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July 20, 2023

The Madwomen of Paris by Jennifer Cody Epstein ~ a Review

by Donna Huber

Laure had been a patient of the Hysterical ward at Paris's famous Salpêtrière asylum. Having been cured of her hysteria but making money or family, she stayed on as a ward attendant. One of her main duties is to be a personal assistant to the star of Charcot's Friday lectures. When Josephine is dragged into the asylum fighting like a banshee and covered in blood, something piques Laure's interest.

Amazon affiliate links are used on this site. A free book was provided for an honest review.

book cover of historical fiction novel The Madwomen of Paris by Jennifer Cody Epstein
July 2023; Ballantine Books; 978-0593158005
audio, ebook, print (336 pages); historical fiction

I read Maya Rodale's The Mad Girls of New York last year and was intrigued by the mental health system of the 1800s. So I picked up The Madwomen of Paris as it is also set in the 1880s. 

The U.S. women were "diagnosed" with hysteria when defiant, independent, and outspoken women could no longer be accused of being witches. It was easy for men to have women who didn't "know their place" committed to an insane asylum. 

The women committed to Salpêtrière with hysteria in this book though seem to have true mental health issues. Most seem to be suffering from post-traumatic stress - usually as the result of being sexually assaulted. They have real physical ailments - seizures and permanently contracted muscles. During this period of time, there was an epidemic of hysteria sweeping through Paris. It mostly affected women, but Charcot, who was a pioneer in the field of neurology (before the term was widely used), proved that men could also be affected.

The historical information is very fascinating. I spent several minutes (on more than one occasion) going down rabbit holes through googling hysteria and Charcot. There are a number of neurological diseases and disorders named after the doctor. He described Parkinson's Disease and ASL (aka Lou Gehrig's disease) and determined that multiple sclerosis was caused by lesions in the brain. While he did much to advance the field of neurology it was not a recognized field during his time. He was a pathologist.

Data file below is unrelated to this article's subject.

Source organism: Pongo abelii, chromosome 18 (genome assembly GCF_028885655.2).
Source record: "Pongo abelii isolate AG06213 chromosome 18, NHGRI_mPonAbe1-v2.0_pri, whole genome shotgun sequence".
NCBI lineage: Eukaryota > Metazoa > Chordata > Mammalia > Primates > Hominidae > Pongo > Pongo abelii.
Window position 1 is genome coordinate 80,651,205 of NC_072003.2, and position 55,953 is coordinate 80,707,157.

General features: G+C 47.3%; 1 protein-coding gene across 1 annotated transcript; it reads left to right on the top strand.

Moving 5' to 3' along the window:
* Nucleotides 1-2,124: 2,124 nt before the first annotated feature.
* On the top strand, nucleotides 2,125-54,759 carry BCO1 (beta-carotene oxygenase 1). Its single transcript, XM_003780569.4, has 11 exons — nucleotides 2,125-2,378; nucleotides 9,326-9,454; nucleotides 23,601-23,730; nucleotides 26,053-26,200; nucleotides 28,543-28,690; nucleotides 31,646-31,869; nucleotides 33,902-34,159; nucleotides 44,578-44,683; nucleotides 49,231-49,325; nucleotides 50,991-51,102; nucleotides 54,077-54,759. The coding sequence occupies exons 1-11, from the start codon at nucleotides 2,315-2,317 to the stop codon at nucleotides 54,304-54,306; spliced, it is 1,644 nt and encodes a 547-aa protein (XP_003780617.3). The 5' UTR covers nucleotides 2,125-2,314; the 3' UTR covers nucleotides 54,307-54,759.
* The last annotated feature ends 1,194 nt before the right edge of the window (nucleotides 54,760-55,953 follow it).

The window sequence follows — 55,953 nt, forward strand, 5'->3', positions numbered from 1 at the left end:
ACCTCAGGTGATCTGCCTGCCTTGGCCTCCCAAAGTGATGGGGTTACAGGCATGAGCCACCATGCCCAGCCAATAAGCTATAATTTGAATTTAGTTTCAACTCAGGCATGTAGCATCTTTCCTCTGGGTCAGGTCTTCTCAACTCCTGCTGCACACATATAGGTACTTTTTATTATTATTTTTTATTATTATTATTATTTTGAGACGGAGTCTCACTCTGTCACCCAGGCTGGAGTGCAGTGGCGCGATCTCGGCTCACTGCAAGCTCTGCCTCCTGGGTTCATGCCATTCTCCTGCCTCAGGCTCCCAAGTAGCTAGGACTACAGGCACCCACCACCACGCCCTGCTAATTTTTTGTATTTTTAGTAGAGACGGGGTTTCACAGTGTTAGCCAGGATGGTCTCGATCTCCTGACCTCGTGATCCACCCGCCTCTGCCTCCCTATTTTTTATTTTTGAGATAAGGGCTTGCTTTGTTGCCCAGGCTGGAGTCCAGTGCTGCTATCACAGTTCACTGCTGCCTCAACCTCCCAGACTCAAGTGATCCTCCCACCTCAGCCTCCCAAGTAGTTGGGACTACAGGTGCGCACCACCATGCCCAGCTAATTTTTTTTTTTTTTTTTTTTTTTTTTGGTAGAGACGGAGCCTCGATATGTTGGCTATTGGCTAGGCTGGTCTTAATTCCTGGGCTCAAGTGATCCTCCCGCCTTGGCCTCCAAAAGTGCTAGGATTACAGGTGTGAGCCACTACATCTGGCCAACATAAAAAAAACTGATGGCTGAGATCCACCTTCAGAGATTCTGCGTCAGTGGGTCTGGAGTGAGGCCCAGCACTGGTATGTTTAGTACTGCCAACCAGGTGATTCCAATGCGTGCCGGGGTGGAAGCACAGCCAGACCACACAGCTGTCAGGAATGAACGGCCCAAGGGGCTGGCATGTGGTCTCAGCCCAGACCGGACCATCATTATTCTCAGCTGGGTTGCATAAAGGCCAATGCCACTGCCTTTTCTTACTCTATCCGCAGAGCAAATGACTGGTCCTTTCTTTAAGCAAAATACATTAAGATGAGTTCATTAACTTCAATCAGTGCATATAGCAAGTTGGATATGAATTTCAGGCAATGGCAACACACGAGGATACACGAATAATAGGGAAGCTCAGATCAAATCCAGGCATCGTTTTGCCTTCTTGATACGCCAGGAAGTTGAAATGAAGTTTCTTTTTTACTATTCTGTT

The story of Laure and Josephine was okay. I didn't care for the "romance" between them as it goes beyond just feelings to some descriptive interactions though mild. Their growing affection and emotional intimacy would have been fine for the story (if you read my reviews, you will note that I ding books with heterosexual couples with too much descriptive romance). 

I was more drawn to the scenes with Charcot and his experiments with hysteric patients - which would likely not pass an ethics review today. The scenes were as fascinating as they were appalling - it was like a train wreck that you can't look away from. For all his greatness, Charcot was not shown in a favorable light in this novel. This was true in real life as his work with hypnosis and hysteria was coming under stronger scrutiny.

If you enjoy medical history, then there is enough in this book to keep you interested.

Buy The Madwomen of Paris at Amazon

Donna Huber is an avid reader and natural encourager. She is the founder of Girl Who Reads and the author of how-to marketing book Secrets to a Successful Blog Tour.

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